What Is Pure Beeswax Used For?

Pure beeswax is a natural wax produced by honey bees. It is secreted from special glands in the bee’s abdomen and used by bees to build the walls of the honeycomb in their hive. Pure beeswax is different from commercial beeswax, as it has not been processed or bleached.

Beeswax consists of a mixture of over 300 compounds, predominantly long-chain alkanes, acids, esters, polyesters, and hydroxy esters. The main components are palmitate, palmitoleate, and oleate esters of long-chain (30-32 carbons) aliphatic alcohols, with the ratio of triacontanyl palmitate CH3(CH2)29O-CO-(CH2)14CH3 to cerotic acid CH3(CH2)24COOH, the two principal components, being 6:1. It has a low melting point range of 62 to 64 °C. It is immiscible in water but soluble in most organic solvents.

Pure beeswax has many applications and has been used since ancient times. It is used in candle making, natural skin care, chewing gum, art supplies like encaustic painting, and more. It is valued for being non-toxic, hypoallergenic, and having anti-inflammatory properties.

Candle Making

Pure beeswax is most commonly used to make candles. Beeswax candles are preferred over paraffin candles for several reasons:

beeswax candles burning with warm glow

Beeswax candles burn longer – They have a lower melting point so the wax pool stays liquid longer (1).

Cleaner burn – Beeswax doesn’t produce petroleum byproducts or soot when burning like paraffin candles, resulting in less smoke (2). The flame also burns brighter.

Natural material – Beeswax is a completely natural wax made by honey bees so it’s biodegradable and non-toxic (3). Paraffin is a petroleum byproduct.

Pleasant aroma – Beeswax candles have a light, sweet, honey-like scent from the wax versus artificial fragrances in paraffin.

Types of candles made with beeswax include taper, pillar, votive, tealight, and container candles. Beeswax is also blended with other natural waxes like soy wax to modify properties.

Skin Care

Beeswax has been used in skin care for centuries due to its ability to lock moisture into the skin and prevent dryness (source). It contains vitamin A, which helps soften and rehydrate the skin. When included in creams, lotions, and balms, beeswax forms a protective barrier that helps seal in hydration.

Studies have shown beeswax can improve skin elasticity and reduce inflammation. Its anti-inflammatory, antibacterial, and humectant properties make it beneficial for relieving certain skin issues like eczema, psoriasis, and dermatitis. Research indicates beeswax can also stimulate cell regeneration and collagen production, reducing the appearance of scars and wrinkles (source).

beeswax skin care products like lotion and lip balm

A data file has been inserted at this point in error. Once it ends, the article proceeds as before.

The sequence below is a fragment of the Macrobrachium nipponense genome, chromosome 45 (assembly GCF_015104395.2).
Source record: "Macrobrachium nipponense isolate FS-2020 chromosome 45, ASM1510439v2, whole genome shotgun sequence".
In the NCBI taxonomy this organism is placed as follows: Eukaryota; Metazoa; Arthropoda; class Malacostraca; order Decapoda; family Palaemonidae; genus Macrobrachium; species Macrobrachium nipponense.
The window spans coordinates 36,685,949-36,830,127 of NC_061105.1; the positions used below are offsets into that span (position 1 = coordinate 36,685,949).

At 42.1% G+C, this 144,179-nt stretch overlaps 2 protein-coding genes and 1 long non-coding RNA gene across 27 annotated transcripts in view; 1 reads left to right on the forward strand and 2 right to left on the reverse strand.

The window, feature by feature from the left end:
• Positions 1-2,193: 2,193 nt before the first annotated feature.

Overall, beeswax is well-suited for sensitive skin types. It nourishes dry skin without clogging pores. Many natural moisturizers, chapsticks, hand creams, and body butters rely on the emollient, soothing properties of beeswax.

Natural Preservative

One of the most useful properties of pure beeswax is its ability to act as a natural preservative. Beeswax contains antimicrobial properties that allow it to prevent spoilage and degradation of certain materials. This makes beeswax an effective preservative ingredient in many products, especially foods and cosmetics.

Research has shown that beeswax can inhibit bacterial growth and prevent spoilage in food products. The antimicrobial effects come from compounds like fatty acids, esters, and long-chain alcohols that are present in beeswax (Source 1). A coating of beeswax can help preserve the freshness of fruits and vegetables, and it is commonly used as an ingredient in natural chewing gum to prevent it from going bad.

In cosmetics, beeswax is an excellent natural alternative to synthetic preservatives. It helps prevent bacterial and fungal contamination in creams, lotions, balms and other beauty products. Beeswax increases the shelf life of cosmetics while still allowing for an all-natural ingredients list (Source 2). The antimicrobial effects also make it beneficial for products applied to the skin, as it helps stop the growth of acne-causing bacteria.

With rising concerns over artificial preservatives, beeswax offers a versatile, non-toxic option for extending the shelf life and freshness of consumable items from food to cosmetics. Its antimicrobial properties provide natural preservation without harmful chemicals.

Chewing Gum

Pure beeswax was originally used as a base ingredient in early chewing gums before synthetic polymers became widely used. Early settlers in North America learned from Native Americans to chew the sap from spruce trees, mixing it with beeswax to make a primitive chewing gum.[1] This was an early precursor to modern chewing gum, providing a natural alternative to rubber-based gums. Beeswax remained an essential ingredient in chewing gums through the late 19th century, included in the first commercial gums sold by John Bacon Curtis in 1848.[2]